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    A ‘polling place’ is defined as the building or area in which a polling station will be located. A ‘polling station’ is the room or area within the polling place where voting takes place. Unlike polling districts and polling places which are fixed by the local authority, polling stations are chosen by the (Acting) Returning Officer for the election. The Representation of the People Act 1983 places a duty on LA to divide the local authority area into polling districts based on ward boundaries, and to designate a polling place for each district. LAs also have a duty to keep these polling arrangements under review. The Electoral Administration Act 2006 introduced amendments to the 1983 Act (which in turn has been superseded by The Electoral Administration Act 2013). Now local authorities must conduct a full review (with public consultation) of its polling districts and polling places every four years, however adjustments to the boundaries of polling districts and the designation of polling places within LA wards can be proposed at any time in response to changes in ward boundaries or to the availability of premises that can be reasonably designated as polling places. The Fifth Review of Electoral Arrangements concluded in May 2016 when the LGBCS made recommendations to Scottish Ministers for the number of Councillors and the electoral ward boundaries in each of Scotland's 32 local authorities. The review recommended changes in 30 LA areas of which all but 5 were accepted and came into force on 30th Sept 2016. As a result, ward boundaries (and therefore polling districts and possibly polling places) were changed after this date in time for the May 2017 elections.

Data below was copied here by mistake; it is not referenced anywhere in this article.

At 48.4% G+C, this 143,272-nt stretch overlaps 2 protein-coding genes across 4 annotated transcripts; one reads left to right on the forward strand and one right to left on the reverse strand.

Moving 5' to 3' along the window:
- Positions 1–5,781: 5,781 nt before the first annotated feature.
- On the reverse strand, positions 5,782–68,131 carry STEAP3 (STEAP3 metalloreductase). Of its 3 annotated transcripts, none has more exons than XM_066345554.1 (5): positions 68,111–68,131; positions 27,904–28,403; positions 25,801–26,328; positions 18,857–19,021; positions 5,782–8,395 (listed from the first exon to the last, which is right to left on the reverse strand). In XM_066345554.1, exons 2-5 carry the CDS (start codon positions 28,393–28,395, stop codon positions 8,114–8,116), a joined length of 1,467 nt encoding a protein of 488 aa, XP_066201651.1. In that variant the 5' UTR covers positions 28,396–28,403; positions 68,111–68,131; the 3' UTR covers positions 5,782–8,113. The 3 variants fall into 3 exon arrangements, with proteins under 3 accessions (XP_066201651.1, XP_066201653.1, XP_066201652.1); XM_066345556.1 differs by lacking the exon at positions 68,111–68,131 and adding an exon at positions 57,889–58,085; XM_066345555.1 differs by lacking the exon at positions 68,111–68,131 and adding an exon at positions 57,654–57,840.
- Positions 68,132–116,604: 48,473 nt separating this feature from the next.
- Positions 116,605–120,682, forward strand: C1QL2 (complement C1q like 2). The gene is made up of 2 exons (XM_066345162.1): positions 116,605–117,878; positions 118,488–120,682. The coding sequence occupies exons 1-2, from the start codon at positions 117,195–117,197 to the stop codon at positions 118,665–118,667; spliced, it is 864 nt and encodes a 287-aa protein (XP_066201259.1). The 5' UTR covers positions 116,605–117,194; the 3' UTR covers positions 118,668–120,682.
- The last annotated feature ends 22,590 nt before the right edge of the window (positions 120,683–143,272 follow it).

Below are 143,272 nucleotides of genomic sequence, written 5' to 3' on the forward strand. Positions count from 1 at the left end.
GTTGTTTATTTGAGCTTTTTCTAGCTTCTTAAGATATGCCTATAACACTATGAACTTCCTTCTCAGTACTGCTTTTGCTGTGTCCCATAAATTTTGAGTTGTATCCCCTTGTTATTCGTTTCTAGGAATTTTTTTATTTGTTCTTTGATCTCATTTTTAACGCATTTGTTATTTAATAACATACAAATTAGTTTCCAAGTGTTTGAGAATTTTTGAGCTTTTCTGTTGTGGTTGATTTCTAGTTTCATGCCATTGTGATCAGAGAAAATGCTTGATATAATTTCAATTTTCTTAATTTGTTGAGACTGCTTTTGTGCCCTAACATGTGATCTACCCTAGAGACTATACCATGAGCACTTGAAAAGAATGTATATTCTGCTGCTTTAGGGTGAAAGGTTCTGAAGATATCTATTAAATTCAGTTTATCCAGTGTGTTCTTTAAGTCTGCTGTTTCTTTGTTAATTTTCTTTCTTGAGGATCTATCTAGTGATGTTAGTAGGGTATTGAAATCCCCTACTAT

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    Tell Me Scotland is a portal for accessing public information notices issued by local authorities across Scotland. The site allows users to: - Search for public notices such as planning and licensing in an area - Check roadworks and restrictions on any chosen route - Search archived notices across the country - Register to receive alerts by text or email on notices in an area - Select an area on the map, or from the list below to view notices in that area This service is supported by an API that allows REST queries returning data in JSON or XML format. The API allows GET requests for notices in bulk, individually, by type (Planning, Traffic, General, Licensing and Councillor Surgeries) and also details and lists of organisations. The API also allows POST request for upload of notices by authorised users and organisations. In order to access the data via the API, a TellMeScotland account is required with REST read-only permissions and associated authorisations. https://www.tellmescotland.gov.uk/api/docs (for authorised users) https://www.tellmescotland.gov.uk (main website) To obtain a TellMeScotland account and associated authorisations, users should contact tellme@improvementservice.org.uk It is also possible to register individually for notice alerts, or to view the website as an unregistered user, but this does not allow direct access to the API.

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    A ‘polling district’ is a geographical subdivision of an electoral area such as an electoral Ward within which a polling place is designated. The Representation of the People Act 1983 places a duty on LA to divide the local authority area into polling districts based on ward boundaries, and to designate a polling place for each district. LAs also have a duty to keep these polling arrangements under review. The Electoral Administration Act 2006 introduced amendments to the 1983 Act (which in turn has been superseded by The Electoral Administration Act 2013). Now local authorities must conduct a full review (with public consultation) of its polling districts and polling places every four years, however adjustments to the boundaries of polling districts and the designation of polling places within LA wards can be proposed at any time in response to changes in ward boundaries or to the availability of premises that can be reasonably designated as polling places. The Fifth Review of Electoral Arrangements concluded in May 2016 when the LGBCS made recommendations to Scottish Ministers for the number of Councillors and the electoral ward boundaries in each of Scotland's 32 local authorities. The review recommended changes in 30 LA areas of which all but 5 were accepted and came into force on 30th Sept 2016. As a result, ward boundaries (and therefore polling districts and possibly polling places) were changed after this date in time for the May 2017 elections.